How did your previous encounter with the music industry affect how you've
decided to promote yourself this time?
I can't go into how it might have affected me subsconsciously, but consciously I have learned a few lessons.
First, that I want to make sure that when I finally make a CD album - either with or without a label - I am perfectly ready for it musically. I will make the album I want to make and not worry about second-guessing what the public or a record company might want to hear.
Do you regret anything you did when you were in Catch?
Well of course I made loads of mistakes, but I see them as an opportunity to be constructive and improve. Some things still hang over me and in a sense I wish they still didn't, but I cannot regret the experiences I had at the time.
While I hate some of the music we made at the time, I am still proud of some of the music. And when I think that even highly-hyped talented bands like JJ72, Muse etc struggle to get high in the charts, I realise that 'Bingo' did quite well after all.
What are your views on programs like Napster?
Generally positive and indeed I am one of Napster's few featured artists. I suggest you read the thoughts section of my site at http://www.tobyslater.com/writingindex.html - particularly 'Open Letter To The PRS' and 'Napsterism'.
After the judgement on Napster, where do you think the future of music on
> the internet lies?
The tragedy about it is that it means the record industry can once again re-establish the status quo.
What people tend to forget is that a judgement has not been made on whether or not Napster is aiding copyright infringement, nor that its users are copyright infringers. The injunction has been served with the assumption that Napster would be defeated in court: guilty until proven innocent.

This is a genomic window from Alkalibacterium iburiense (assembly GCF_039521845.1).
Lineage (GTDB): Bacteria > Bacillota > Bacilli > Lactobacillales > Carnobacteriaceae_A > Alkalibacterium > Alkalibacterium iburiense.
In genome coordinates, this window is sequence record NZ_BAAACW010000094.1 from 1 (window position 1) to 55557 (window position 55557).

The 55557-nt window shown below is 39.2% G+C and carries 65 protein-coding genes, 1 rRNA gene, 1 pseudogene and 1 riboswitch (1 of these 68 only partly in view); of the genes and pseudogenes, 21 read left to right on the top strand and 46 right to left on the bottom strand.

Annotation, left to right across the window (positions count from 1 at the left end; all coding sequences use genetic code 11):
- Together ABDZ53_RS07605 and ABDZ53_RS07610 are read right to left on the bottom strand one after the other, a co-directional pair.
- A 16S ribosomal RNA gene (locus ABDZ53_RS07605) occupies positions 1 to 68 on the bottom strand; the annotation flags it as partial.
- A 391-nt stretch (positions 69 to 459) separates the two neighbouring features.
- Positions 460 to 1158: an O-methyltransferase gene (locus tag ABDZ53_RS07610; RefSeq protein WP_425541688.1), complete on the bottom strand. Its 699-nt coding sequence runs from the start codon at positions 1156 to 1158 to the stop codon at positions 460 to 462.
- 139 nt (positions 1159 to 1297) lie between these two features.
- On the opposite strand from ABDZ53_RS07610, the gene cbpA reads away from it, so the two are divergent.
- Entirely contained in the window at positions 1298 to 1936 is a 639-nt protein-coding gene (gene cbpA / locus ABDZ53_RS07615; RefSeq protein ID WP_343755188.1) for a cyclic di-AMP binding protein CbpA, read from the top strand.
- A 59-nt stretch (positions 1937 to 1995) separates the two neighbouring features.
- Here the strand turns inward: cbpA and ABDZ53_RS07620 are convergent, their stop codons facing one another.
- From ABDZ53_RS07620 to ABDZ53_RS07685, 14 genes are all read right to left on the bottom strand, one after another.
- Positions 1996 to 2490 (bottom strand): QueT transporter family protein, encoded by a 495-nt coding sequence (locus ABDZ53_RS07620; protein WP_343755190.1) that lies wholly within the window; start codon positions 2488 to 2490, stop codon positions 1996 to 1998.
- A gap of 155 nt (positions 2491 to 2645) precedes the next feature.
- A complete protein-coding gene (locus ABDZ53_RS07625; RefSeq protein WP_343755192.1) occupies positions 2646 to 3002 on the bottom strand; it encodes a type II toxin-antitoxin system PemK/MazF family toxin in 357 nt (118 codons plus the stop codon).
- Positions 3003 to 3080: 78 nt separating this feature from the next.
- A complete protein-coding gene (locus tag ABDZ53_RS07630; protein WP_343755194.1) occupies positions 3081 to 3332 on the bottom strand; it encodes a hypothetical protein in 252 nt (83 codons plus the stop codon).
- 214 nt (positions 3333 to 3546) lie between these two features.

I think file-sharing has a big part to play, mainly because it's an extremely efficient way of distributing music online. The Napster system as it currently exists and as they're suggesting it should be removes all the difficulties of encoding and hosting tracks.
I can't help but suspect that the record industry knows this and simply wants to own the distribution route and the strongest brand online, which in this case is Napster.
What do you think about the current state of the British music industry?
Is there too much emphasis on looks instead of music?
There's always been an emphasis on showmanship and image in pop music. I don't think that's a problem and can see value in original pop bands who have an interesting look.
What pisses me off is the huge number of identikit stereotype manufactured made-by-numbers acts. It's damaging to music in general and people will grow up with the idea that instead of creating great art and learning to write great songs, the way to make an impact in music is to meet the right managers, stylists and producers, get a record deal and learn your formation dance moves.
Some of the indie bands are almost as bad, though, with a formulaic faded denim look and a sound to match. A little originality goes a long way, which is why I love At The Drive In and am quite keen on Mo*Ho*Bish*o*Pi from what little I've heard.